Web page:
Mark Wheadon has invented a wonderful technique to place patterns in 3D printing he calls Velocity Painting. Normally, when printing a pattern by slicing a model, the printer will use extra layers to print the design. Mark’s technique post processes the GCode generated after slicing a model. It applies an image to the model by adjusting the speed of the print head where the image intersects the model. Check out his explanation, photos and code. My theory is that it works as follows: Technically, the printer should deposit the same amount of material over a given vector, regardless of speed. However, in reality the quick speed change does not give enough time for pressure to increase or decrease in the print head and so it over or under extrudes after the speed change.
Using the same intersection method, I’ve adjusted his technique and created a new process to do Extrusion Painting. Instead of adjusting the speed to paint the picture, my code adjusts the extrusion. By pushing out more or less plastic during the print a design can be added. I believe this method will provide more control over the process. In fact, an ideal process may actually use a combination of two adjusting both the speed and the extrusion.
It is a single wall cube. I’ve increased the extrusion by 5X in the smiley so the design is 3D. If you had a model with this design baked in, the best a slicer could do would be to add an extra perimeter to draw the pattern. Instead, this maintains a single perimeter but pushes out more plastic for the pattern. This was sliced with a thickness of 0.48mm and printed at a constant 100mm/s.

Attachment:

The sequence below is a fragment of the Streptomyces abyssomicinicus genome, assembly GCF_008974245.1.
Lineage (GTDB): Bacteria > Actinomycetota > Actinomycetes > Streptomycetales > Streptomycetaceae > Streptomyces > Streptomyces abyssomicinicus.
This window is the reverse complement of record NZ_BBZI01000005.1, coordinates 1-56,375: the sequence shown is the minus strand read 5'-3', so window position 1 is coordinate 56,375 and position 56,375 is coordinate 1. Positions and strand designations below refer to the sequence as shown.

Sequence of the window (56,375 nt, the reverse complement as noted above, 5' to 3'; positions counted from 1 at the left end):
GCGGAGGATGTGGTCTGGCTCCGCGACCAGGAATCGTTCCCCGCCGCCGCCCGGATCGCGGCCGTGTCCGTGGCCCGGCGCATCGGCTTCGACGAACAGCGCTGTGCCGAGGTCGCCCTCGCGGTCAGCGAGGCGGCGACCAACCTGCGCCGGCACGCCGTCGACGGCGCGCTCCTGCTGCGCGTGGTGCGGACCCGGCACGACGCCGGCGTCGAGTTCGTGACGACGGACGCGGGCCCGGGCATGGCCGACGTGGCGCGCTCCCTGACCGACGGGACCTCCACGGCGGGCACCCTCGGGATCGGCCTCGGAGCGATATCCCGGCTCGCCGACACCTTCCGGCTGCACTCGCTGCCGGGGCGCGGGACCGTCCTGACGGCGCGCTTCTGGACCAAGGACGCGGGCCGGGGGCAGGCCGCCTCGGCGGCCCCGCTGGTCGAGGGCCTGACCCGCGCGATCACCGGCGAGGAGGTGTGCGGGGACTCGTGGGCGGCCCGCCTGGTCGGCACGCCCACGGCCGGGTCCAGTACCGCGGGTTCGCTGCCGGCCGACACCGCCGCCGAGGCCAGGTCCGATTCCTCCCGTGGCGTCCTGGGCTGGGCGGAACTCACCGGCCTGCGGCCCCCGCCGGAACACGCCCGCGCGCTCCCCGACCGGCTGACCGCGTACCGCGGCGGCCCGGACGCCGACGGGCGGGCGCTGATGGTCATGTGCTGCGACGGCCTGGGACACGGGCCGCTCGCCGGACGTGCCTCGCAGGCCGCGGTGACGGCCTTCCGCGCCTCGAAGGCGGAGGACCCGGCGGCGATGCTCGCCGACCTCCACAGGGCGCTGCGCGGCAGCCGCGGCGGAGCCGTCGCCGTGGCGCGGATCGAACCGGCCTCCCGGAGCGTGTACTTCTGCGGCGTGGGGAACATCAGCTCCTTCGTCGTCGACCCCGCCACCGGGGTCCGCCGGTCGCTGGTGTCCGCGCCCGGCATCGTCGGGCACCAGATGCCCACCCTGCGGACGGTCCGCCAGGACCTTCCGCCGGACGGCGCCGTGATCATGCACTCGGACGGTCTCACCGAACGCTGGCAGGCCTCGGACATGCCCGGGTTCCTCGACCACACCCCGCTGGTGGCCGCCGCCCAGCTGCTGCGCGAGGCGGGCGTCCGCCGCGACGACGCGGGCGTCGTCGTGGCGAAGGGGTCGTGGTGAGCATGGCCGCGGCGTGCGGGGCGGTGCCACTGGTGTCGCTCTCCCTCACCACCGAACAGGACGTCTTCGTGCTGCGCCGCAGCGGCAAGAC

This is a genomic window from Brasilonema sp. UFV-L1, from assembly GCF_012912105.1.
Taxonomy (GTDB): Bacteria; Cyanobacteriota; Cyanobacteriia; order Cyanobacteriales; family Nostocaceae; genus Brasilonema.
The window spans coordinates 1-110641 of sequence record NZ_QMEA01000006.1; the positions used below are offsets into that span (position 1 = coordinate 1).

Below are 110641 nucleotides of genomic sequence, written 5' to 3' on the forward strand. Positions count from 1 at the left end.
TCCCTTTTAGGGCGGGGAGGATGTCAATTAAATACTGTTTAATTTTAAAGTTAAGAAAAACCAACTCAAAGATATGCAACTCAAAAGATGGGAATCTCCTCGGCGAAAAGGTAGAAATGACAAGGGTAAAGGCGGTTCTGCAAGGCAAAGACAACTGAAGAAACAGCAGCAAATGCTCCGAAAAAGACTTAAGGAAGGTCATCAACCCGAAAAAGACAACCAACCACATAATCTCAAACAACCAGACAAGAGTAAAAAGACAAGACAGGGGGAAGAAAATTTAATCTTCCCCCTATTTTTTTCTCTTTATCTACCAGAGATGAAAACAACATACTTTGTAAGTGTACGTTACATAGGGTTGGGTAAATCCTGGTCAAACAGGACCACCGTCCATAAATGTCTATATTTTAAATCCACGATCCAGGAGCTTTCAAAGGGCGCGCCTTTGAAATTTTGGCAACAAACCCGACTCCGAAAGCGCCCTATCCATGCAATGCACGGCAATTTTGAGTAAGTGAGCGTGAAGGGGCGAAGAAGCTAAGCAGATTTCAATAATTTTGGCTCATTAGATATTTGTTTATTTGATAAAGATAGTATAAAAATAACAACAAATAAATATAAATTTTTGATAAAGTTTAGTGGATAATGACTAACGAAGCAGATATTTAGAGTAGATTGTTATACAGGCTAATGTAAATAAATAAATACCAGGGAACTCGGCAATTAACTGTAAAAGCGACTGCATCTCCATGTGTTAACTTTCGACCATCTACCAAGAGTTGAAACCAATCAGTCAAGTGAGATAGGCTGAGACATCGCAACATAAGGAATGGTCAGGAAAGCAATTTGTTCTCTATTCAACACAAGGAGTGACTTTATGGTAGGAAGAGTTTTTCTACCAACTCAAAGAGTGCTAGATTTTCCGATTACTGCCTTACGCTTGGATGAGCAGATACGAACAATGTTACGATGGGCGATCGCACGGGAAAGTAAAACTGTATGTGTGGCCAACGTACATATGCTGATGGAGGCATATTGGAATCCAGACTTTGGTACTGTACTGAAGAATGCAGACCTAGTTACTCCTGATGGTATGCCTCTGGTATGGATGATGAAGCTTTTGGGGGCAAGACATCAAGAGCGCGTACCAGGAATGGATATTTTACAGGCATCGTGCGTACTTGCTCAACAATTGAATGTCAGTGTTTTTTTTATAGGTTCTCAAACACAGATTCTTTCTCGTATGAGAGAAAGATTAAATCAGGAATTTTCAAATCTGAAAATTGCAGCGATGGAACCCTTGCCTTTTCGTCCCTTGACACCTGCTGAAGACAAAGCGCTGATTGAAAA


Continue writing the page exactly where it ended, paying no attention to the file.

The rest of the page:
I’ve tried 8 different GCode viewers but the only one that showed extrusion thickness was matter control.
Next, I will try to underextrude the design which should create a pattern similar to the vases Mark created. Another improvement would be to anti-alias the pattern by ramping up and down the extrusion rather than the sudden change. With a quick change and high pattern extrusions, the extra plastic is dragged along the print. Reducing the extrusion of both the thick and thin parts may eliminate that too (I used 5X!).
Mark’s code was in Perl but I don’t know Perl so I’ve translated the code to Python and modified it to do the Extrusion Painting. The code is available on GitHub.